WASHINGTON, D.C. — On Monday, the Campaign for Accountability (CfA) filed a second complaint with the Securities and Exchange Commission and the Senate Select Committee on Ethics, alleging that Sen. Robert Corker (R-Tenn.) concealed information about his stake in several hedge funds — funds managed by his campaign donors – in violation of federal law and Senate rules.
Micah Johnson, communications director for Sen. Corker, vigorously denied the allegations in a Thursday response.
“This is yet another baseless accusation by this political special interest group,” Johnson said. “These claims are categorically false and nothing more than a smear campaign. When amending the senator’s financial disclosure report, our office worked directly with the Senate Ethics Committee to ensure items were reported accurately and in line with Senate guidelines.”
In the Monday press release, CfA Executive Director Anne Weismann commented, “Authorities should investigate why Sen. Corker was so intent on hiding the underlying assets of these funds that he filed inaccurate disclosure forms year after year.”
Between 2013 and 2015, CfA states that it appears Corker failed to disclose the underlying assets in at least six hedge funds in violation of Senate rules and may have failed to disclose at least $2 million in income from the funds.
Senate ethics rules require members to disclose the underlying assets in funds that do not qualify as Excepted Investment Funds (EIFs).
One of the EIF qualifications is that a fund must be widely diversified, meaning it must have over 100 investors.
According to the CfA, Corker invested in funds managed by three Tennessee-based firms: Gerber/Taylor Management Company, TSWII Management Company and Pointer Management LLC.
In some cases, letters written by Gerber/Taylor that Sen. Corker submitted to the Senate ethics committee appear to confirm that not all of the funds in which the senator invested had more than 100 participants. In other cases, forms submitted by the hedge funds to the SEC, reveal the funds had fewer than 100 investors.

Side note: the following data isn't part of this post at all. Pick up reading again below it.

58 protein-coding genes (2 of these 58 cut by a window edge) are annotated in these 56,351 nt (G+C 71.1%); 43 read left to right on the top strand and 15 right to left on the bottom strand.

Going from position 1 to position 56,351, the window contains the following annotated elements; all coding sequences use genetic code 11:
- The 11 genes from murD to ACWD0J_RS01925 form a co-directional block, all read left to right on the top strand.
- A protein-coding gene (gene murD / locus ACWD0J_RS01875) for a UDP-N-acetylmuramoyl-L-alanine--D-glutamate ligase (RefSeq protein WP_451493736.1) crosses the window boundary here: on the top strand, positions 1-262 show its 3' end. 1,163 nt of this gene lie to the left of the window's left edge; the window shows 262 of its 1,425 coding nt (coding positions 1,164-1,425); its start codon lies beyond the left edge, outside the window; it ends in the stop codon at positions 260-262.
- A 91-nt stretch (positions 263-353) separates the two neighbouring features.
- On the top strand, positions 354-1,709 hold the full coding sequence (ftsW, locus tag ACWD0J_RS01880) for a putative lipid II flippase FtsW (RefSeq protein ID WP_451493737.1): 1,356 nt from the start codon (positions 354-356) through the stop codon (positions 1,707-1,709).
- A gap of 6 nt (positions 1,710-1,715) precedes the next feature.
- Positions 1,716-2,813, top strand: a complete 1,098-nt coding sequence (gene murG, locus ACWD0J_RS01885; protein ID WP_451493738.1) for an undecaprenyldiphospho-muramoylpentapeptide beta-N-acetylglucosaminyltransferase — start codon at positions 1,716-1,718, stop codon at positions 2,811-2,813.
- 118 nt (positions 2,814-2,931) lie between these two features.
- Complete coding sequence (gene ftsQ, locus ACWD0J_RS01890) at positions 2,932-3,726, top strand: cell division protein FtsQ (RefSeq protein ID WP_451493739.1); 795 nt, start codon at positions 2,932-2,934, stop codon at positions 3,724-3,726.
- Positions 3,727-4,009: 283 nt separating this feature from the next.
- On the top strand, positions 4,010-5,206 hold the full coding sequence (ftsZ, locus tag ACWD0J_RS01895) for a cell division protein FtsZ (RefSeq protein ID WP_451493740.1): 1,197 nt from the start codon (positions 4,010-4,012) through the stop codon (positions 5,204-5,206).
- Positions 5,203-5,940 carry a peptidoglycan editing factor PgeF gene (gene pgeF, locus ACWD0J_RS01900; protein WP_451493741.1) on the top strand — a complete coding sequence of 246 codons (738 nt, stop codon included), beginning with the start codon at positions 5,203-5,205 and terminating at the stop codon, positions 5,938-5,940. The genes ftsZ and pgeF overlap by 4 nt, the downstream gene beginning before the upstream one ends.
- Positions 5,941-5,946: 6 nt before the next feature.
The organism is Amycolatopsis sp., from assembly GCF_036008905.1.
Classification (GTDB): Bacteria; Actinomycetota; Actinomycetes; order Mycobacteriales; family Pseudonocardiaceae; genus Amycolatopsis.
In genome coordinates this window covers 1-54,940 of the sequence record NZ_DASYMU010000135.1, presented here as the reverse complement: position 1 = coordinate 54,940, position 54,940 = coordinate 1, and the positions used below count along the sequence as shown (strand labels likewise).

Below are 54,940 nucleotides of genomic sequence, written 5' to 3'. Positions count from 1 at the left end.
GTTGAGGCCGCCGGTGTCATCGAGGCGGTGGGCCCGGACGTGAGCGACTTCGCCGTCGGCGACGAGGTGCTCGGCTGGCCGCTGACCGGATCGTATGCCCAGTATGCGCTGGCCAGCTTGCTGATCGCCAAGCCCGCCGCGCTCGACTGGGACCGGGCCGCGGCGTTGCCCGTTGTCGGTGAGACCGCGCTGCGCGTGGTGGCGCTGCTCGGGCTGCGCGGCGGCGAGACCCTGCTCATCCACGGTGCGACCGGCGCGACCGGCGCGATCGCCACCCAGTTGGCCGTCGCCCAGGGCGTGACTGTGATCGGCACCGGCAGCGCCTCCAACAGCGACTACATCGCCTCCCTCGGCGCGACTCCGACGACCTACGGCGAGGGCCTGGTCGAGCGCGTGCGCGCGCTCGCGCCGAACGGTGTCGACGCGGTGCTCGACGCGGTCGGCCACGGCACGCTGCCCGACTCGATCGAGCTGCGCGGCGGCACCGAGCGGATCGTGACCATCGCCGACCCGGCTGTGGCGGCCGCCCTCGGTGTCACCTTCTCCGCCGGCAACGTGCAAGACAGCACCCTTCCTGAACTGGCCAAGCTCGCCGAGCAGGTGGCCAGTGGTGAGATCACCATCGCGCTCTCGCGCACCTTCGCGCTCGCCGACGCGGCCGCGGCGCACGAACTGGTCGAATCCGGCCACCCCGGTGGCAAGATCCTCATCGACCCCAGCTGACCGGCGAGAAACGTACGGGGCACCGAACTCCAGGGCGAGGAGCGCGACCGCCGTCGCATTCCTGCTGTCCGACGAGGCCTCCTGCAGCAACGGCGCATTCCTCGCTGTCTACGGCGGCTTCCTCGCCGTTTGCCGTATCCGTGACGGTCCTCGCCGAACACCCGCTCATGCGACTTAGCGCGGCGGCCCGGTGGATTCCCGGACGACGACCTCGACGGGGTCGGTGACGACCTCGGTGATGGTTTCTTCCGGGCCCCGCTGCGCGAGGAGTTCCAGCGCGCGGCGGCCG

Since 2004, the top employees of Gerber/ Taylor, TSWII, Pointer, and their families have donated $204,020 to Sen. Corker’s Senate campaigns and $75,000 to his leadership PAC, according to CfA.
The founder of TSWII, L. H. Caldwell III, was among the co-chairs of Sen. Corker’s campaign committee ahead of his 2006 election. Since 2004, Caldwell and his family have donated $73,280 to Sen. Corker’s campaigns and $20,000 to his leadership PAC.
Caldwell’s three younger children made 13 contributions to Sen. Corker’s campaigns between December 2004 and March 2011. The occupation of the children reported to the FEC for these contributions was “student” and the address provided was for the Caldwell family home in Lookout Mountain, Tenn., even when they had jobs and lived elsewhere. The CfA noted that this raises questions about whether Caldwell was the real donor.
In November, the CfA filed a complaint alleging Corker may have engaged in insider trading and made false statements on his personal financial disclosure forms. The complaint states that Corker made 70 trades of stock (and that many were not disclosed) in a real estate investment company, CBL & Associates Properties.
The CfA complaint alleges that some of Corker’s trades of CBL stock closely preceded company announcements that led to changes in the stock’s price and seemingly resulted in the senator making millions of dollars. CBL employees have been major contributors to Corker’s campaigns, and Sen. Corker previously had a business relationship with a CBL affiliate.
Read the full complaint at bit.ly/CfA-on-Corker.
CfA is a nonprofit watchdog organization that uses research, litigation, and aggressive communications to expose misconduct and malfeasance in public life and hold those who act at the expense of the public good accountable for their actions.